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grossed with the publie enemy, either to replace their authority or to chastise their excesses. It is under these peculiar restraints that the Confederacy has produced such little political novelty in this war.

But the revolution is not yet past. Those exalted historical inspirations, which, with rapt souls and kindled blood, we read in the printed pages of the past, are this day, with trumpet sound, at our doors. We live in great times; we are in the presence of great events; we stand in the august theatre of a national tragedy. This struggle cannot pass away, until the great ideas, which the public danger alone holds in abeyance, have found a full development and a complete realization; until the South vindicates her reputation for political science and eliminates from this war a system of government more ingenious than a Chinese copy of Washington.

But while we thus reflect upon the intellectual barrenness of this war, we must not forget that, while the Confederacy in this time has produced but few new ideas, it has brought out troops of virtues. In this respect, the moral interest of the war is an endless theme for the historian; and we may be pardoned for leaving our immediate subject to say a few words of those fields of grandeur in which the Confederacy has found compensation for all other short-comings, and stands most conspicuous before the world.

We have put into the field soldiers such as the world has seldom seen-men who, half-clothed and half-fed, have, against superior numbers, won two-thirds of the battles of this war. The material of the Confederate army, in social worth, is simply superior to all that is related in the military annals of mankind. Men of wealth, men accustomed to the fashions of polite society, men who had devoted their lives to learned professions and polished studies, have not hesitated to shoulder their muskets and fight as privates in the ranks with the hard-fisted and uncouth laborer, no less a patriot than themselves. Our army presents to the world, perhaps, the only example of theoretical socialism reduced to practice it has ever seen, and realizes, at least in respect of defensive arms, the philosopher's dream of fraternal and sympathetic equality.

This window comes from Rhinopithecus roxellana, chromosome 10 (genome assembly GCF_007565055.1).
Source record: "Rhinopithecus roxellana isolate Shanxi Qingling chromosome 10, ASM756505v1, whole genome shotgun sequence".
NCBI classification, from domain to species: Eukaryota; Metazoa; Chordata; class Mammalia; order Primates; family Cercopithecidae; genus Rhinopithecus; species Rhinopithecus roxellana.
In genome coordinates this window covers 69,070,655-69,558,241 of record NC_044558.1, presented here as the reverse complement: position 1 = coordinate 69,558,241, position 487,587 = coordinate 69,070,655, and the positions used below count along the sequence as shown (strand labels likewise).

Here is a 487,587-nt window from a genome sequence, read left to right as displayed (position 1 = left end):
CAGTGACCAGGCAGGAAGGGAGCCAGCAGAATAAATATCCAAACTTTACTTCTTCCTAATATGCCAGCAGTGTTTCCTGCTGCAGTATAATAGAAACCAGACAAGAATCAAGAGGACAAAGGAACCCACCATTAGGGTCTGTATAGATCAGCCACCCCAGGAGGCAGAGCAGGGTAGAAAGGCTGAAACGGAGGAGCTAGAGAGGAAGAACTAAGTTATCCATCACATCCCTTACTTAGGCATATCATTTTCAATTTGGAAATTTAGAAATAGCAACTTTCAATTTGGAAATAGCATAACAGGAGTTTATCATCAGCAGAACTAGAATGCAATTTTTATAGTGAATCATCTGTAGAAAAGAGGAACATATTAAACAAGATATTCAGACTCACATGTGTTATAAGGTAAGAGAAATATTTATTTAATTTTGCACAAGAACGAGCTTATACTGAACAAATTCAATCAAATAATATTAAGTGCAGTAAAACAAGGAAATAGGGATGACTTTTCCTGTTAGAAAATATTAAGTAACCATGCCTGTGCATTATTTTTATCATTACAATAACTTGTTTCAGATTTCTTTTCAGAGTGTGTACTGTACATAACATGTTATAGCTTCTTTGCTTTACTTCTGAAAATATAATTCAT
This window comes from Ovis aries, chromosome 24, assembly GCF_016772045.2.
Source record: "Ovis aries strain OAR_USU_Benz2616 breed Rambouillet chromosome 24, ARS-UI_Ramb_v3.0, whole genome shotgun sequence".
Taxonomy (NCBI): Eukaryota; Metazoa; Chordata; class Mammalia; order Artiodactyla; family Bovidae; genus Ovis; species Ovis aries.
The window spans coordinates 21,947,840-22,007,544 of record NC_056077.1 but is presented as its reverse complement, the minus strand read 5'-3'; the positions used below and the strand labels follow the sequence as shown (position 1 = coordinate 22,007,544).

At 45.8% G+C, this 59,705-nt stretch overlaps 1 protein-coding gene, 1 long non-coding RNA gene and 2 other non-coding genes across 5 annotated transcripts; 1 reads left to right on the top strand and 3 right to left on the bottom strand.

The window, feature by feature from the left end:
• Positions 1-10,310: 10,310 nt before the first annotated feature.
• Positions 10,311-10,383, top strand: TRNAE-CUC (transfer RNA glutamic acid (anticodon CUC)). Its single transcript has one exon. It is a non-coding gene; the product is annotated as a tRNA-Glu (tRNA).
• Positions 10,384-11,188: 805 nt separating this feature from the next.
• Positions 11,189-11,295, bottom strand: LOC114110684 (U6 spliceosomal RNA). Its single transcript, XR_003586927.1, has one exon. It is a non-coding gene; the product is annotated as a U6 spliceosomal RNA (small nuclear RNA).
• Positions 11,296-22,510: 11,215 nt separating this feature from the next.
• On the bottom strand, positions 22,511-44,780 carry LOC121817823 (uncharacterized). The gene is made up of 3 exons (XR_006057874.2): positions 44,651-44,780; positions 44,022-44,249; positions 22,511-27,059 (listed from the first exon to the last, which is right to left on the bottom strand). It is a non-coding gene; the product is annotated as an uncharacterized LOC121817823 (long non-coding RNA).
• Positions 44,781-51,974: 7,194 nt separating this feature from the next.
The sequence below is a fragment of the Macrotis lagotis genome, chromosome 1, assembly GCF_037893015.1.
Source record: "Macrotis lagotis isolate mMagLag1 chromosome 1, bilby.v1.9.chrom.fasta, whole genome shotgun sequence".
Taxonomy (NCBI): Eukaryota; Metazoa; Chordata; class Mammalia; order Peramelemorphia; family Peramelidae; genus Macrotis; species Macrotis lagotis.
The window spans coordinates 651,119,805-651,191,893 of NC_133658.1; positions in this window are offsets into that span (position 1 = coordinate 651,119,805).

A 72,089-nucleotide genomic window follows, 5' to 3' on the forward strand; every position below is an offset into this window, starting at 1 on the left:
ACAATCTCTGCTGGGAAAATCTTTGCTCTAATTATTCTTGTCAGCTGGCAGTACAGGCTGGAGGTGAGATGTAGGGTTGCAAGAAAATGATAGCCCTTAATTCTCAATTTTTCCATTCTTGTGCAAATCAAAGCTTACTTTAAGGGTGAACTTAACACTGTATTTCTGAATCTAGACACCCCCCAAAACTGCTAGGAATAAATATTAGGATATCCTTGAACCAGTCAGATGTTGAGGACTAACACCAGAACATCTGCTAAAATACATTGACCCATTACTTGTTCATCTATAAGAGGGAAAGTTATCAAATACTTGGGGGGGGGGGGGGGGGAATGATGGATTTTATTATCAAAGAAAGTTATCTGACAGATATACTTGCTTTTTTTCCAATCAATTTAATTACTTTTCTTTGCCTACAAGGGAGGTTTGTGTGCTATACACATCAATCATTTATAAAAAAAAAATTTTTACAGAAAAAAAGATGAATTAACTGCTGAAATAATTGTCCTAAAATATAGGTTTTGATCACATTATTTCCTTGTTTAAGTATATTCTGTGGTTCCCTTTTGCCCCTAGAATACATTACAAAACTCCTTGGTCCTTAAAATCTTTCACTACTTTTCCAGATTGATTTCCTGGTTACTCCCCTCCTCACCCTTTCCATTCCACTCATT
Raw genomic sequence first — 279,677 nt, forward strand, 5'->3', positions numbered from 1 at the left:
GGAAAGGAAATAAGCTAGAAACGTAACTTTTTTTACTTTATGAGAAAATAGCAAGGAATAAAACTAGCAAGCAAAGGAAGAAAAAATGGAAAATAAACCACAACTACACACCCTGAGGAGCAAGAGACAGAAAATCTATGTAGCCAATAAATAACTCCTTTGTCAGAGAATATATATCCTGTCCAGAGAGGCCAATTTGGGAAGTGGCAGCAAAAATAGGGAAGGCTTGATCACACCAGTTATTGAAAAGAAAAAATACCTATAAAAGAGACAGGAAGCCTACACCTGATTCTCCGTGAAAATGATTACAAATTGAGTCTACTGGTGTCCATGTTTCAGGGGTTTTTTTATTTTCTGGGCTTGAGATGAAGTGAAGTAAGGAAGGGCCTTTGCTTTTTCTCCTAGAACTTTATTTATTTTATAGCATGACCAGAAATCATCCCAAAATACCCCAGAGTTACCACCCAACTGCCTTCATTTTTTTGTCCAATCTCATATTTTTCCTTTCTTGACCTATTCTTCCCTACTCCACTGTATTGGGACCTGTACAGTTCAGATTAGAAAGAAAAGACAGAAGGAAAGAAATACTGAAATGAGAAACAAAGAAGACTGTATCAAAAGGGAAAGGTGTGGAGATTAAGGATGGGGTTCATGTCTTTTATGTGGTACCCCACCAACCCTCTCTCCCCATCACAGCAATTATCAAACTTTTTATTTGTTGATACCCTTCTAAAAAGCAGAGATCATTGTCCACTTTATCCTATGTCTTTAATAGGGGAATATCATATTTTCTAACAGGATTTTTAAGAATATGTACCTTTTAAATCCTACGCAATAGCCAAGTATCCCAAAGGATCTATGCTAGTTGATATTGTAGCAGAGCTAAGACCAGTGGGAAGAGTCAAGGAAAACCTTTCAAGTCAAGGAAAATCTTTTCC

The hero of this war is the private soldier: not the officer whose dress is embroidered with lace, and whose name gar

nishes the gazette, but the humble and honest patriot of the South in his dirt-stained and sweat-stained clothes, who toils through pain and hunger and peril; who has no reward but in the satisfaction of good deeds; who throws his poor, unknown life away at the cannon's mouth, and dies in that single flash of glory. How many of these heroes have been laid in unmarked ground-the nameless graves of self-devotion. But the ground where they rest is in the sight of Heaven. Nothing kisses their graves but the sunlight; nothing mourns for them but the sobbing wind; nothing adorns their dust but the wild flowers that have grown on the bloody crust of the battlefield. But not a Southern soldier has fallen in this war without the account of Heaven, and Death makes its registry of the pure and the brave on the silver pages of immortal life.